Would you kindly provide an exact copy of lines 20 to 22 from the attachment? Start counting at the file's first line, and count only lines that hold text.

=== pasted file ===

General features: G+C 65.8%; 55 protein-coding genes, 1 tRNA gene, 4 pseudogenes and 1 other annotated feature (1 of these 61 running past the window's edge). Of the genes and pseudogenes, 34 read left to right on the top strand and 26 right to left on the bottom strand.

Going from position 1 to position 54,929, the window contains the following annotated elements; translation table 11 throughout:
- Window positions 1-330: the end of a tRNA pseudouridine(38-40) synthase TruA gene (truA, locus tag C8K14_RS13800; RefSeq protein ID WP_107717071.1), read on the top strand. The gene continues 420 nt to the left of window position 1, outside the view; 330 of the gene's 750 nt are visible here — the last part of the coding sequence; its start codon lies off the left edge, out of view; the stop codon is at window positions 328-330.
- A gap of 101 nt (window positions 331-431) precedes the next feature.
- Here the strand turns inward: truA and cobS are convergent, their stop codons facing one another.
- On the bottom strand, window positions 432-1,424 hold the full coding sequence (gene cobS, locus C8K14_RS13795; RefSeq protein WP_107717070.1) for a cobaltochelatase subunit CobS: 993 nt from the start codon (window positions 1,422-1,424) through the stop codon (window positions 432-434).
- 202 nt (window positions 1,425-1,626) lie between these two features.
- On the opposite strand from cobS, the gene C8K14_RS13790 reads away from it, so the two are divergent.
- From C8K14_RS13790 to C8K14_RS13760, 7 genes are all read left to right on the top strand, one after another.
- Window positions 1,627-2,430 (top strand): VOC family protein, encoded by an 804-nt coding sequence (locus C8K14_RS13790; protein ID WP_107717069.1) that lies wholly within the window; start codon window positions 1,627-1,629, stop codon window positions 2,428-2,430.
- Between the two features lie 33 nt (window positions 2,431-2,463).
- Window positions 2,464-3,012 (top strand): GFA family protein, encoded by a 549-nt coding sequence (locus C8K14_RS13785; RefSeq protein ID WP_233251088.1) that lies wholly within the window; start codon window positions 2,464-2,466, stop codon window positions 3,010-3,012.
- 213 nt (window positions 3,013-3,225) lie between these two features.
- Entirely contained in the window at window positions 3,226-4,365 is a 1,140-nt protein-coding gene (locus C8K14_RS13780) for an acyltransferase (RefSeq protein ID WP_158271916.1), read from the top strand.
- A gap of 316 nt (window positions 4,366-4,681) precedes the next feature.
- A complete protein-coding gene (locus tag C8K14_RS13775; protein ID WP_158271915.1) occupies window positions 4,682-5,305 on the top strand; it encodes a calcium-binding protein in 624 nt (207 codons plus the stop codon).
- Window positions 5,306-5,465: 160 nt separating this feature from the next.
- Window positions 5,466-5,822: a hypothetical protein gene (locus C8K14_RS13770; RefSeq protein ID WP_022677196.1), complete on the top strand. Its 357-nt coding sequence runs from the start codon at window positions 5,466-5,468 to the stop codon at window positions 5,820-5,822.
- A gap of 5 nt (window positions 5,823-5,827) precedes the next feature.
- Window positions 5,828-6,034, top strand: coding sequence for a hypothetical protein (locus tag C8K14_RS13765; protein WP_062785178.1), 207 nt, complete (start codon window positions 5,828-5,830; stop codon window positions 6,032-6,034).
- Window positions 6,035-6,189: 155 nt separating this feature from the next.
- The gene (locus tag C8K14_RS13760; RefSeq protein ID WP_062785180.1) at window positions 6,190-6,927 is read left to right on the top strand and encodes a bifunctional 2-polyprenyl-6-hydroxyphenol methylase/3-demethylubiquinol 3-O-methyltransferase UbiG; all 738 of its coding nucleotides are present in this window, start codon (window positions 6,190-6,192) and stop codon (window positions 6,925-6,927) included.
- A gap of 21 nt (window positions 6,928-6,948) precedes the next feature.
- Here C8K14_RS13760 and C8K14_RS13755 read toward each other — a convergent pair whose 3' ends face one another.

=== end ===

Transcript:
- Window positions 5,828-6,034, top strand: coding sequence for a hypothetical protein (locus tag C8K14_RS13765; protein WP_062785178.1), 207 nt, complete (start codon window positions 5,828-5,830; stop codon window positions 6,032-6,034).
- Window positions 6,035-6,189: 155 nt separating this feature from the next.
- The gene (locus tag C8K14_RS13760; RefSeq protein ID WP_062785180.1) at window positions 6,190-6,927 is read left to right on the top strand and encodes a bifunctional 2-polyprenyl-6-hydroxyphenol methylase/3-demethylubiquinol 3-O-methyltransferase UbiG; all 738 of its coding nucleotides are present in this window, start codon (window positions 6,190-6,192) and stop codon (window positions 6,925-6,927) included.